The town of Butte, Montana has an amazing history of mining, and the colorful past made a lasting influence here.
The copper that was pulled out of the mountains helped to electrify the country, and improve the world. But there was a dark side to progress — in the late 1800s and early 1900s, many miners died and were badly injured just doing their every day job.
Many of the immigrant miners were from Ireland, and the city of Butte was legendary in Ireland. There was even a song in Ireland about Butte back then, with a verse saying “Butte was paved with Irish bones”!
As people do, whether a mile below ground in a hard rock mine, or in the battle field trench, they often resort to “gallows humor” to help deal with the situation.
Slang is one way they did that here, and some of the phrases and words are still with us:
* Tap ‘er light
When drilling a hole in a mine, and then packing the dynamite into the hole, the miners told the guy doing the tapping “tap ‘er light,” which means “hey, take it easy!”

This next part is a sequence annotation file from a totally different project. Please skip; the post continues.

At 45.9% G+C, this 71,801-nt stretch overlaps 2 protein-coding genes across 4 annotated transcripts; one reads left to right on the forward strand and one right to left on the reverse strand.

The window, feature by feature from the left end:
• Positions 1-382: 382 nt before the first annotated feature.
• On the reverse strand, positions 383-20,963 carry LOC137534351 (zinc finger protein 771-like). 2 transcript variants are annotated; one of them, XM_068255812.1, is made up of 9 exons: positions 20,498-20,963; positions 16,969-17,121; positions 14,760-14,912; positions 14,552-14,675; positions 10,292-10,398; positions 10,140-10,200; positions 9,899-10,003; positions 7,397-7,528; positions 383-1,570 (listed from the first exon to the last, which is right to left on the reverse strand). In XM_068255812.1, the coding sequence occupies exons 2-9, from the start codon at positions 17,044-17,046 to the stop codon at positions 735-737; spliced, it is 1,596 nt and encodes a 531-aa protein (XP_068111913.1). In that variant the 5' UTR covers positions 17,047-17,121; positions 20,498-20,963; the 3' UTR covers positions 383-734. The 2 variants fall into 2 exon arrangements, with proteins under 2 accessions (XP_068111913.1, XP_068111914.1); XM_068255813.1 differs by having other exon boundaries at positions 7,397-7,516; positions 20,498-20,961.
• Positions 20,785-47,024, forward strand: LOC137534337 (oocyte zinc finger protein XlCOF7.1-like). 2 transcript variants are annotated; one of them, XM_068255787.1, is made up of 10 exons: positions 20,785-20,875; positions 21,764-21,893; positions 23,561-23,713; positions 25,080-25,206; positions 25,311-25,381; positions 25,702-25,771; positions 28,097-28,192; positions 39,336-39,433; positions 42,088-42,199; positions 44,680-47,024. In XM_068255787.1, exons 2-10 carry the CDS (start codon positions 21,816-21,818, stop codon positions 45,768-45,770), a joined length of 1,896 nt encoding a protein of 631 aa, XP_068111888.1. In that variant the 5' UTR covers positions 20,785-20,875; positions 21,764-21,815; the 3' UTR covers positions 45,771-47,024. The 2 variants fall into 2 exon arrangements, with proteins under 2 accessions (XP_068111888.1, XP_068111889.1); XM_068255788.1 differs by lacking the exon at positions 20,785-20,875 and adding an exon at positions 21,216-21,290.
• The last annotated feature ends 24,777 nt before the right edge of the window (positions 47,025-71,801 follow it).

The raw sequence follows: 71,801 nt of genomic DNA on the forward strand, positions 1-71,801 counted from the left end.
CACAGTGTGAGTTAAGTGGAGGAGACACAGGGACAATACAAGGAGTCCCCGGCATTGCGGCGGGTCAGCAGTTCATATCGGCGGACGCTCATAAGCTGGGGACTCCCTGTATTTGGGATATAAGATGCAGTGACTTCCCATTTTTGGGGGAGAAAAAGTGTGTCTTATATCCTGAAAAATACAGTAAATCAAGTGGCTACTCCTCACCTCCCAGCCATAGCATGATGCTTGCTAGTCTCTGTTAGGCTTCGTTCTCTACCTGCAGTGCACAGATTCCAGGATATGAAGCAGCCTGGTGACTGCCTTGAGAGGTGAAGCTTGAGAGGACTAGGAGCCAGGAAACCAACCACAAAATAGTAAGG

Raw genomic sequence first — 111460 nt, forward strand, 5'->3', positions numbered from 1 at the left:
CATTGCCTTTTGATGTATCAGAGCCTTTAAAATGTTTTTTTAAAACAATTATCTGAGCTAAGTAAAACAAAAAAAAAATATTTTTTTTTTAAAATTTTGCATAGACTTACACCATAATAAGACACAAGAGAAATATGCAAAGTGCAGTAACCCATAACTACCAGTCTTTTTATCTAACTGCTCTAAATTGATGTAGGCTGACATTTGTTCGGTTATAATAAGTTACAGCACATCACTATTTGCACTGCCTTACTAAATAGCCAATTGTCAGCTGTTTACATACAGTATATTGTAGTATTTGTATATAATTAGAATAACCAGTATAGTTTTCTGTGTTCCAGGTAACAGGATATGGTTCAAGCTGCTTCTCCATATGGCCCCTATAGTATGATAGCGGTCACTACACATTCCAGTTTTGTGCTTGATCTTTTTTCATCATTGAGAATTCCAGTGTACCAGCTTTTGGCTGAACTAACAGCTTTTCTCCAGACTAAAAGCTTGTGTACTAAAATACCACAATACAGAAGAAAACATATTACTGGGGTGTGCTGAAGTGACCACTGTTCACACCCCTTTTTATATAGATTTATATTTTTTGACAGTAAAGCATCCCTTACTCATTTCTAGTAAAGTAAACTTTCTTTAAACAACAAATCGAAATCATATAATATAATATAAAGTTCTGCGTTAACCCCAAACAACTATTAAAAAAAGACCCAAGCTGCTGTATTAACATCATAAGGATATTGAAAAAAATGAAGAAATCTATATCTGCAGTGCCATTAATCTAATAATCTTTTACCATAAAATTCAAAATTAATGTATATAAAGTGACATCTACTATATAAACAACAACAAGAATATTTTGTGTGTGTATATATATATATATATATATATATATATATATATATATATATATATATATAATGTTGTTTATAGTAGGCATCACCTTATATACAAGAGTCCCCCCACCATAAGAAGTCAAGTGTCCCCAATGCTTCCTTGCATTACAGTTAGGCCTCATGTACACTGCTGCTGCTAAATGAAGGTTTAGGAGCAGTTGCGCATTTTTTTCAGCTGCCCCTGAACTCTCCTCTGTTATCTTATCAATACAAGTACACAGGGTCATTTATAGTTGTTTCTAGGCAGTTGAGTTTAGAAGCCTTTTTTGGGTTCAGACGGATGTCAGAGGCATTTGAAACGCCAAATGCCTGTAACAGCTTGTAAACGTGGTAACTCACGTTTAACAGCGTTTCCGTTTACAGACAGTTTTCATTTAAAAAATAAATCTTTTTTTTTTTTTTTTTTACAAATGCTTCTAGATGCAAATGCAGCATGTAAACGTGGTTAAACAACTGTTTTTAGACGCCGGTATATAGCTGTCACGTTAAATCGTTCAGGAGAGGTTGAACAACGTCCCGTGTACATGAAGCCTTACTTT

One wrong move – or a tap too hard! – and the entire mountain could come down on their heads.
Now, when you hear the phrase “tap ‘er light” in these parts, it means “take it easy,” but whenever I hear it, I think of those miners and imagine the moment in the mine when he first started his tapping!
Big rocks and rubble in these parts are called “Duggans” (pronounced ‘doo-gins’), as that was the name of the undertaker, Larry Duggan!
As in, “hey that rock is so big, it’s a Duggan – if she falls on your head, it’s over!”
This is kind of a weird contraction, like a plural ‘you’, combining “you” and “all,” except “y’all” was already taken by the southerners!
You’se is pronounced ‘yoose’. Many natives of Butte, when they are trying to address a group of people, instead of saying “you guys,” they will say “you’se”!
And almost every time one hears “you’se,” it’s in a farewell. Such as, “see you’se later!”
Tap ‘er light!